Andrew Connor and Mike Mathieu don’t write jokes.

“We write active, manic material that people respond to, and it’s sort of intangibly funny,” Mathieu says.

So, what does that mean?

The unpredictable style of The Cody Rivers Show is both cerebral and highly physical. It’s hard to define; a sort of absurdist sketch comedy that juxtaposes a surreal mixture of characters, storylines, and themes with highly choreographed movements and music.

Yes, that’s a mouthful.

And although Connor and Mathieu work a lot of complexity into their vignettes, they start simply.

Mathieu says sometimes the writing process begins with the smallest seed of an idea, like a visual of where they’re standing onstage.

Or maybe a sketch is born out of just two interesting lines of dialogue.

Sometimes it’s more structured; sometimes they just free write.

Mathieu and Connor have been performing as The Cody Rivers Show for five years, but have known each other for 12.

Together they have a rich history of performing in plays and improv and “non-stop goofing off together,” Mathieu says.

They’ve dressed as identical humanoid lizard creatures and reenacted a scene of discovery similar to the one in 2001: A Space Odyssey, with a twist, of course.

Another sketch had them wearing one costume on their front and another on their back, allowing them to play four characters at once.

So what can audiences expect from their new show at Piccolo Spoleto?

A buddy cop scenario with an unlikely zoological partner? Yes.

An NPR parody? Yes.

A little singing and dancing? Yes.

A hyperactive radio broadcast that discusses Greenland seceding from Denmark? Yes.

And what’s so funny about that, you may ask?

Regardless of the topic, The Cody Rivers Show thrives on revelations of the unexpected. So unexpected that Mathieu is hesitant to say any more.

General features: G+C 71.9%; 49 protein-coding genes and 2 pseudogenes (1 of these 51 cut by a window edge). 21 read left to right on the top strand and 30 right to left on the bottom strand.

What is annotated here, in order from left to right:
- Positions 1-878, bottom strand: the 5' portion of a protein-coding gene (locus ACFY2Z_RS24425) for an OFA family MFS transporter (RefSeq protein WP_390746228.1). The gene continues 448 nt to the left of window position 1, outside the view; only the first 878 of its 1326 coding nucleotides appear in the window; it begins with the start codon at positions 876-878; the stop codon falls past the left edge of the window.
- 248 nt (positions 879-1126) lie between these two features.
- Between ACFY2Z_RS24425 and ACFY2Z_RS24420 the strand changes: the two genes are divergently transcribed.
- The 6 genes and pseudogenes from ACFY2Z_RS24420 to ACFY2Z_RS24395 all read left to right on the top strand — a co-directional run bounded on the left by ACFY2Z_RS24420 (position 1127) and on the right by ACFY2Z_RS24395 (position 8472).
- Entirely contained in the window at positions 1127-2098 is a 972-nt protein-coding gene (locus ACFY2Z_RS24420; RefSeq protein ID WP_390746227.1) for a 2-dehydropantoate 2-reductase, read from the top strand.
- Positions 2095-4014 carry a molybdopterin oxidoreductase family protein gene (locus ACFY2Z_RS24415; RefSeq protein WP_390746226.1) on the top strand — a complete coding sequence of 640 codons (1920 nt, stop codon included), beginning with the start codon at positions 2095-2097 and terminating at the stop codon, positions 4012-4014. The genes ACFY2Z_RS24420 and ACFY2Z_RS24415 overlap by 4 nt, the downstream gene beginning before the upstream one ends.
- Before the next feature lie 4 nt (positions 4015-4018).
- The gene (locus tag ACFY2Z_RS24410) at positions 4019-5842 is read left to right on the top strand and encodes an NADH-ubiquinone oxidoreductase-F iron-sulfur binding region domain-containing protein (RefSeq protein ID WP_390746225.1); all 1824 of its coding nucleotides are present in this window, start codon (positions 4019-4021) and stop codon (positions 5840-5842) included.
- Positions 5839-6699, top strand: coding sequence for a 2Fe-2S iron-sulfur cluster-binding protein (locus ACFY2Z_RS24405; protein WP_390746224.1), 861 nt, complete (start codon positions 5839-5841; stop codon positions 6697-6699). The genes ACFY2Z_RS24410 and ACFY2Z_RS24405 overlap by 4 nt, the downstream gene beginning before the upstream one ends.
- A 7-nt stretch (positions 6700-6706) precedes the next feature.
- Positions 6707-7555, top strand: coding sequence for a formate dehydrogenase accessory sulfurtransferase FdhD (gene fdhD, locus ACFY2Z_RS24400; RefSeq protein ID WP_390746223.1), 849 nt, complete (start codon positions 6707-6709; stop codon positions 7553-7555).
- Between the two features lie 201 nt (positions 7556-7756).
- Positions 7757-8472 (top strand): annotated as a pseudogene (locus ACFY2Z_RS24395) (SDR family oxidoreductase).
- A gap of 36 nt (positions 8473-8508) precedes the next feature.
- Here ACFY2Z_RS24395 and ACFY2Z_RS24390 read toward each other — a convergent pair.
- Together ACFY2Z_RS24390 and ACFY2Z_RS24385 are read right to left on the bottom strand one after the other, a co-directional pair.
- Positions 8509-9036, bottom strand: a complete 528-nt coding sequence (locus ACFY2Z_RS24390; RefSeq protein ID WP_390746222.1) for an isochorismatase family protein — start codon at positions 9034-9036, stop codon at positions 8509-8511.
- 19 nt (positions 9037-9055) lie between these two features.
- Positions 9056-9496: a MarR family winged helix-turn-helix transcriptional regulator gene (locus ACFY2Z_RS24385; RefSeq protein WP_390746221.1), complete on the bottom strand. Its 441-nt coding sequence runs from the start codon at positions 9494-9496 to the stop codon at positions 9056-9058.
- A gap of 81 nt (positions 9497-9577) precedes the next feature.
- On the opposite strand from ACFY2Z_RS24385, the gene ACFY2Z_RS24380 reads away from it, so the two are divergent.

“At the time these things are happening, there’s usually multiple games at play,” Mathieu says. “There’s something revealed.”

Layering is evident throughout the show, and unexpected turns are everywhere. This creates the momentum that drives Mathieu and Connor in a faster-than-fast-paced dance of movements and language that can make your head spin if you’re not paying attention.

You’ll never see the same show twice, Mathieu promises. Meanwhile, Everywhere is totally different from last year’s Piccolo Fringe show.

“We prioritize variety,” he says. “Cerebral scenes, silly scenes, music scenes; it’s a diverse ride over the course of an hour.”

It moves pretty fast, and it’s really active, so even though some of it might go over their head, Mathieu thinks the ultra-physical, circus-type nature of the show would even appeal to younger audiences as well.

“The more you pay attention, the more you get out of the show,” says Mathieu. “Come on board and connect the dots.”

Afterward, you may leave the theater saying Cody Rivers was funny. You may not know why, but it will be funny, nonetheless.

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